1987 was a busy year for He-Man, the muscle-rippled Eternian human alter-ego of Prince Adam; the undercover superhero with the worst pre-transformation disguise in the history of superheroism. He starred in his own flopbuster movie, and two computer games for various systems developed and published by separate outfits, only a year after his first foray into the gaming arena by way of a pictorial text adventure.
While ‘Masters of the Universe: The Movie’ is based on events that took place… now let me think, that’s it, in the movie, ‘Masters of the Universe: The Arcade Game’ was inspired by He-Man’s cartoon monarchy.
Even so, the ‘Ilearth Stone’ referred to in the alternative title doesn’t appear to emanate from He-Man lore at all. It’s possible it was adopted from Stephen R. Donaldson’s Chronicles of Thomas Covenant novels, though there it’s spelt with a double l, pronounced ‘ill earth’. What’s odd is that the Eternian macrocosm does incorporate an Ilearth Stone equivalent; the ‘Star Seed’, which could have been embraced for a more authentic vibe.
Falling into the adventure-platforming genre, the arcade entry in the series was published by US Gold, and developed by Adventuresoft, Mike ‘Simon the Sorcerer’ Woodroffe’s studio operated from within Callisto Computers, the home micro shop he once ran in Birmingham.
Americana Software (the budget division of Mastertronic) would later acquire the rights to re-publish the title as a second chance, el cheapo affair, as they tended to do before US Gold launched their own budget label, known as Kixx. Not just available on Route 66 then. Teehee. Hmm.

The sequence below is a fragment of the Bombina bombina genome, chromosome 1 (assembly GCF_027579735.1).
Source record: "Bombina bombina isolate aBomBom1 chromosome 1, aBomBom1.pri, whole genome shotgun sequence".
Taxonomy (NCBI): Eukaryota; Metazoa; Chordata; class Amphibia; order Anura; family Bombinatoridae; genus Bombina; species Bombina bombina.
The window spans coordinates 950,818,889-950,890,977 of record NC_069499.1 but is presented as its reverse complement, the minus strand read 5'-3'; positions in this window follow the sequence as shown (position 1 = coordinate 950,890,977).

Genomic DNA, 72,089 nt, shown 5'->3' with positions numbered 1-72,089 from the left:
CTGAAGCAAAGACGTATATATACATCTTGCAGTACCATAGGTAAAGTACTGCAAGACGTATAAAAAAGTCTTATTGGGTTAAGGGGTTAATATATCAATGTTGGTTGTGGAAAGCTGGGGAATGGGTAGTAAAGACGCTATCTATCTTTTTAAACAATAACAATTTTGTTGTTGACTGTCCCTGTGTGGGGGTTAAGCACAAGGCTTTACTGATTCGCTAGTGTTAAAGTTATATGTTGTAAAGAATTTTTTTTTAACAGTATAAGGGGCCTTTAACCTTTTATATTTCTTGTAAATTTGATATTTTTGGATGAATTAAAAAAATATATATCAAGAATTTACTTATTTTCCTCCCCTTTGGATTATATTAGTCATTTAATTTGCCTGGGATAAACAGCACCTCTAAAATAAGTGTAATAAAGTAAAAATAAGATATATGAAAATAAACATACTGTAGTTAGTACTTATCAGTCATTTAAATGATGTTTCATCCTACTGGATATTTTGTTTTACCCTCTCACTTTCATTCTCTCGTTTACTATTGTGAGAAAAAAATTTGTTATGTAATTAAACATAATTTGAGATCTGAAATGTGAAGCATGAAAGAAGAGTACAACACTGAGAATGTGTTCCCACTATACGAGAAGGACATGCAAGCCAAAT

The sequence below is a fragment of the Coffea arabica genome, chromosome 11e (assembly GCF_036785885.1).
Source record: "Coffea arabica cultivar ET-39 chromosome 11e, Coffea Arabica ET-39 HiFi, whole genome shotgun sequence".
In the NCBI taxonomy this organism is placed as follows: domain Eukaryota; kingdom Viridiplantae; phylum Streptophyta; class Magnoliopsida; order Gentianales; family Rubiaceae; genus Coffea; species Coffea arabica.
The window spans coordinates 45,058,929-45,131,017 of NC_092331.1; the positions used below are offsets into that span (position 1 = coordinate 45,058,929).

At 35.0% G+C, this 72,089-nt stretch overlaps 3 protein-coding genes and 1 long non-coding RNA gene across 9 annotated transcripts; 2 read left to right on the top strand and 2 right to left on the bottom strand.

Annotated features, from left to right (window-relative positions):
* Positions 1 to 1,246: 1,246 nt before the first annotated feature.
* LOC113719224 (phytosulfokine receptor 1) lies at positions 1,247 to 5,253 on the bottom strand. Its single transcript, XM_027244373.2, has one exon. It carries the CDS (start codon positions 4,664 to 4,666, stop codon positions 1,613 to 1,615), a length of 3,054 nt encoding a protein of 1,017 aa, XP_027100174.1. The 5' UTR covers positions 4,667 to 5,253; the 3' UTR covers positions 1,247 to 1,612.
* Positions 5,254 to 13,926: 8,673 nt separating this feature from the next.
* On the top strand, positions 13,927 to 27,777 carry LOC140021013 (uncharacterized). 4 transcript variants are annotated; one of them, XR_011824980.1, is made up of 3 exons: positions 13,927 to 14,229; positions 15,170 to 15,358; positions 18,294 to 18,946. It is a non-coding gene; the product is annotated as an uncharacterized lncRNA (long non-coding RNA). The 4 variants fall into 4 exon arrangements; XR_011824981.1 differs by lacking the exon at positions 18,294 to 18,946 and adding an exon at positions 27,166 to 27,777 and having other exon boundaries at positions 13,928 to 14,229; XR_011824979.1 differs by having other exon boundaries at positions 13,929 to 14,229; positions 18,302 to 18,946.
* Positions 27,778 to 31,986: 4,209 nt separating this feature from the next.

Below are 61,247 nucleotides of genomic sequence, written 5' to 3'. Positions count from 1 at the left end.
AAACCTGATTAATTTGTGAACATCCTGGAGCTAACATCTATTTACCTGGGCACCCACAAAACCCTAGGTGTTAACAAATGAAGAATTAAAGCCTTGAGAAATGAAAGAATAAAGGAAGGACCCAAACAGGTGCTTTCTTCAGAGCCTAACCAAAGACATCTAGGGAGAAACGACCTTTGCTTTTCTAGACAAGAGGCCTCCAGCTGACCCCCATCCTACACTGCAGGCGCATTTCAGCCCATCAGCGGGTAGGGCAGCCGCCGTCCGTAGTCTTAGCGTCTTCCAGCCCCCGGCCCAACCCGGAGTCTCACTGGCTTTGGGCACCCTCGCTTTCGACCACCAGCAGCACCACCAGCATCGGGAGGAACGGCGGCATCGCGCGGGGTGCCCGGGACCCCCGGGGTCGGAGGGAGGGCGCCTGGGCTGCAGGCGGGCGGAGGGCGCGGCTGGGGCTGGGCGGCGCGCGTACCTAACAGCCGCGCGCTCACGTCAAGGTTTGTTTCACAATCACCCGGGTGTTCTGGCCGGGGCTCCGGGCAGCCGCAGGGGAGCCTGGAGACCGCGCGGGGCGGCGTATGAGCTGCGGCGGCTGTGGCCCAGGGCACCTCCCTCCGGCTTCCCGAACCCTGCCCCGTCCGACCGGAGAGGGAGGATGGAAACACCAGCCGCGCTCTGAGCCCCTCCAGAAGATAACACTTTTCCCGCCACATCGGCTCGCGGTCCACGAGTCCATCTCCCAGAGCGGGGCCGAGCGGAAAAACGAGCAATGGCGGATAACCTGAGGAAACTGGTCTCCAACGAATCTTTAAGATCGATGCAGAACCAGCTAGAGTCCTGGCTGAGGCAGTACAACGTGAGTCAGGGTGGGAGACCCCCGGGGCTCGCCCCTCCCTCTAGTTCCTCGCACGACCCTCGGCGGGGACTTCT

Where the Commodore 64 version is concerned, development duties fell to the cryptic ‘A Studio’ members AGY, ESZ, GP, and SCH (programming), and the sadly late Stefan Ufnowski (graphics); incidentally the same Stefan who wrote the interactive fiction game ‘Masters of the Universe: Super Adventure’ a year earlier, also on behalf of Adventuresoft.
However, over on the Speccy side of the equation, Mike Woodroffe, Stefan Ufnowski, Graham Lilley, Teoman Irmak, and Ben Daglish took the reins. Strangely for the era, no Amstrad edition was produced, although I can’t imagine too many CPC fans lost sleep over the omission.
What with the entire plot and your objective being neatly elucidated on the back of the box I won’t waste my time rehashing them in great depth here, save to say that they’re principally equivalent to the movie, albeit with switched quest paraphernalia. Crucially, the thing to remember is we’re here to rescue the Sorceress, defend Castle Grayskull and defeat our bette noire, Skeletor. You know, the usual good versus evil necromancy shenanigans.